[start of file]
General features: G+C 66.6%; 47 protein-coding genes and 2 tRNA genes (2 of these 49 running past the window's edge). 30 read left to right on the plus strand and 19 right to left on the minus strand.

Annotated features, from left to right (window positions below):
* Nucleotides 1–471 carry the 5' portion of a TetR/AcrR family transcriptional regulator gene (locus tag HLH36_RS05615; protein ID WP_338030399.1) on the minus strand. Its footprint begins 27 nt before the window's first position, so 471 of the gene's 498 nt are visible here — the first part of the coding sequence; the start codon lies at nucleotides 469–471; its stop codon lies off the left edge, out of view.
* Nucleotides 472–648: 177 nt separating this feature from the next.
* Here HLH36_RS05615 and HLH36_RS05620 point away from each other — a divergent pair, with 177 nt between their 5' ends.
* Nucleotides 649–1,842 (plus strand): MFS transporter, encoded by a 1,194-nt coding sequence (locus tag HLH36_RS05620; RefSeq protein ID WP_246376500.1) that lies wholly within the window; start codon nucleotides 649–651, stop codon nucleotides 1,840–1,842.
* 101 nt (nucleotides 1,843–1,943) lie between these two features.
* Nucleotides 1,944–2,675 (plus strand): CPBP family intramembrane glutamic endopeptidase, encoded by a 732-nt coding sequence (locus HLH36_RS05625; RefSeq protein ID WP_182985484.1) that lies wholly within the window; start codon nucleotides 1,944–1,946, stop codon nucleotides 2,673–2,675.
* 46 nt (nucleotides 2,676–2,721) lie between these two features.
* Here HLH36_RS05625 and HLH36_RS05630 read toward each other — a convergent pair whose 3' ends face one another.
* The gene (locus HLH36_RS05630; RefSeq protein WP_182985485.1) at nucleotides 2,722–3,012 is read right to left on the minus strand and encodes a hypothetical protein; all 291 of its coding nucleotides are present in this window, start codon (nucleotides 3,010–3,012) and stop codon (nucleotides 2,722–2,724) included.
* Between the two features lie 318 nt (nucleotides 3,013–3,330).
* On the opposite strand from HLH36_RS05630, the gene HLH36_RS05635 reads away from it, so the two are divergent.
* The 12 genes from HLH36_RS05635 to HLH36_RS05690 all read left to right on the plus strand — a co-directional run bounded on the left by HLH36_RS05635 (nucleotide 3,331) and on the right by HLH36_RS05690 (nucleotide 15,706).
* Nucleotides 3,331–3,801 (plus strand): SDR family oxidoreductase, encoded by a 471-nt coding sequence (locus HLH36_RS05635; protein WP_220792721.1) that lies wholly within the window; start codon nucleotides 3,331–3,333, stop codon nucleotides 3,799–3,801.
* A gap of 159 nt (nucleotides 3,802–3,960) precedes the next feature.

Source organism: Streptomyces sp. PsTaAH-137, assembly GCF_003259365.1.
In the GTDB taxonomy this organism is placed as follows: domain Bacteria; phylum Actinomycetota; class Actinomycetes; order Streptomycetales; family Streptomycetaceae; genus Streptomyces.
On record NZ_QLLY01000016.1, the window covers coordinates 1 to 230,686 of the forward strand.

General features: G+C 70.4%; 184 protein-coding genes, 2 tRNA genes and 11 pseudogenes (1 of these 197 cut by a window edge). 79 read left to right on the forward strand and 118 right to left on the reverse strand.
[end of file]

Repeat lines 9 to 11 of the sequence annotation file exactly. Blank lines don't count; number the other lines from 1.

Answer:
* 46 nt (nucleotides 2,676–2,721) lie between these two features.
* Here HLH36_RS05625 and HLH36_RS05630 read toward each other — a convergent pair whose 3' ends face one another.
* The gene (locus HLH36_RS05630; RefSeq protein WP_182985485.1) at nucleotides 2,722–3,012 is read right to left on the minus strand and encodes a hypothetical protein; all 291 of its coding nucleotides are present in this window, start codon (nucleotides 3,010–3,012) and stop codon (nucleotides 2,722–2,724) included.